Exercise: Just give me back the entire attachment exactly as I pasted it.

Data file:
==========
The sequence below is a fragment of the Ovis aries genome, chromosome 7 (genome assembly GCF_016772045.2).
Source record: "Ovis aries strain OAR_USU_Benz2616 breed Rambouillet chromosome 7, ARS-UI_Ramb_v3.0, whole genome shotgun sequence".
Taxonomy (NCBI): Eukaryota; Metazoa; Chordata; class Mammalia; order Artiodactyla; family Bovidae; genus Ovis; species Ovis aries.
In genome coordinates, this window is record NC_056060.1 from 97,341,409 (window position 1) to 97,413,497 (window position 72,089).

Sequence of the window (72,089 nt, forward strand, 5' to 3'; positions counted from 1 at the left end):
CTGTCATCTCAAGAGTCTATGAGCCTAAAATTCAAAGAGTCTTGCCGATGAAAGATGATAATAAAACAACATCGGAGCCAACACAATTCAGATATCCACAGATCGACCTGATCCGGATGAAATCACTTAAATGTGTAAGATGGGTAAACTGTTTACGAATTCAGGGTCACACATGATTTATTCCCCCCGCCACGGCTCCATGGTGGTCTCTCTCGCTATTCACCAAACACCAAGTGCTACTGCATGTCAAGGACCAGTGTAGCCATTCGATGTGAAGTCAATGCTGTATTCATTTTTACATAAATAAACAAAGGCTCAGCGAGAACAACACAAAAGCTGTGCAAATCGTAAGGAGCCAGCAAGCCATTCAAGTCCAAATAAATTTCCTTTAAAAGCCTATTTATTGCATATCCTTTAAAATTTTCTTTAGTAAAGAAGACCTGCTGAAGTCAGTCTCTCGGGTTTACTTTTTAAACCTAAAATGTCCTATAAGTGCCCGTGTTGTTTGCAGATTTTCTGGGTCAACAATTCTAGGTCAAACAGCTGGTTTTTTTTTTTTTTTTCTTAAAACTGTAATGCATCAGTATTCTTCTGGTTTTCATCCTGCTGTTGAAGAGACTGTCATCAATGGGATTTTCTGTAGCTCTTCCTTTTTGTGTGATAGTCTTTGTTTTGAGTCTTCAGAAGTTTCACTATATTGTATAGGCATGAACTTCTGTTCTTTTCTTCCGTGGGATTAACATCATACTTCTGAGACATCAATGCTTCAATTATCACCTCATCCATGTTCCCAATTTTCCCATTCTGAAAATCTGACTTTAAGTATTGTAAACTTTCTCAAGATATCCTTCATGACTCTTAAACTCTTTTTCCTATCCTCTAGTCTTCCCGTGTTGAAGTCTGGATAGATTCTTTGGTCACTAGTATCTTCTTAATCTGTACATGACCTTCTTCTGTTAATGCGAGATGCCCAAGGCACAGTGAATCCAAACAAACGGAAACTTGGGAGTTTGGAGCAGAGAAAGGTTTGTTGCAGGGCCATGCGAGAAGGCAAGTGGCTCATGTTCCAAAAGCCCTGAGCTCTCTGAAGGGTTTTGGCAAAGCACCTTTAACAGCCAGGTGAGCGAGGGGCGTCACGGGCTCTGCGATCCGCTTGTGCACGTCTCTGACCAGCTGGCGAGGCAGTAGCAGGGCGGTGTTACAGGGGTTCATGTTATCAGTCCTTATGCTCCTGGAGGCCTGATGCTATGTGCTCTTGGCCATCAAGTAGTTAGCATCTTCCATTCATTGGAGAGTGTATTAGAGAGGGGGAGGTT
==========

The sequence below is a fragment of the Ovis aries genome, chromosome 7 (genome assembly GCF_016772045.2).
Source record: "Ovis aries strain OAR_USU_Benz2616 breed Rambouillet chromosome 7, ARS-UI_Ramb_v3.0, whole genome shotgun sequence".
Taxonomy (NCBI): Eukaryota; Metazoa; Chordata; class Mammalia; order Artiodactyla; family Bovidae; genus Ovis; species Ovis aries.
In genome coordinates, this window is record NC_056060.1 from 97,341,409 (window position 1) to 97,413,497 (window position 72,089).

Sequence of the window (72,089 nt, forward strand, 5' to 3'; positions counted from 1 at the left end):
CTGTCATCTCAAGAGTCTATGAGCCTAAAATTCAAAGAGTCTTGCCGATGAAAGATGATAATAAAACAACATCGGAGCCAACACAATTCAGATATCCACAGATCGACCTGATCCGGATGAAATCACTTAAATGTGTAAGATGGGTAAACTGTTTACGAATTCAGGGTCACACATGATTTATTCCCCCCGCCACGGCTCCATGGTGGTCTCTCTCGCTATTCACCAAACACCAAGTGCTACTGCATGTCAAGGACCAGTGTAGCCATTCGATGTGAAGTCAATGCTGTATTCATTTTTACATAAATAAACAAAGGCTCAGCGAGAACAACACAAAAGCTGTGCAAATCGTAAGGAGCCAGCAAGCCATTCAAGTCCAAATAAATTTCCTTTAAAAGCCTATTTATTGCATATCCTTTAAAATTTTCTTTAGTAAAGAAGACCTGCTGAAGTCAGTCTCTCGGGTTTACTTTTTAAACCTAAAATGTCCTATAAGTGCCCGTGTTGTTTGCAGATTTTCTGGGTCAACAATTCTAGGTCAAACAGCTGGTTTTTTTTTTTTTTTTCTTAAAACTGTAATGCATCAGTATTCTTCTGGTTTTCATCCTGCTGTTGAAGAGACTGTCATCAATGGGATTTTCTGTAGCTCTTCCTTTTTGTGTGATAGTCTTTGTTTTGAGTCTTCAGAAGTTTCACTATATTGTATAGGCATGAACTTCTGTTCTTTTCTTCCGTGGGATTAACATCATACTTCTGAGACATCAATGCTTCAATTATCACCTCATCCATGTTCCCAATTTTCCCATTCTGAAAATCTGACTTTAAGTATTGTAAACTTTCTCAAGATATCCTTCATGACTCTTAAACTCTTTTTCCTATCCTCTAGTCTTCCCGTGTTGAAGTCTGGATAGATTCTTTGGTCACTAGTATCTTCTTAATCTGTACATGACCTTCTTCTGTTAATGCGAGATGCCCAAGGCACAGTGAATCCAAACAAACGGAAACTTGGGAGTTTGGAGCAGAGAAAGGTTTGTTGCAGGGCCATGCGAGAAGGCAAGTGGCTCATGTTCCAAAAGCCCTGAGCTCTCTGAAGGGTTTTGGCAAAGCACCTTTAACAGCCAGGTGAGCGAGGGGCGTCACGGGCTCTGCGATCCGCTTGTGCACGTCTCTGACCAGCTGGCGAGGCAGTAGCAGGGCGGTGTTACAGGGGTTCATGTTATCAGTCCTTATGCTCCTGGAGGCCTGATGCTATGTGCTCTTGGCCATCAAGTAGTTAGCATCTTCCATTCATTGGAGAGTGTATTAGAGAGGGGGAGGTT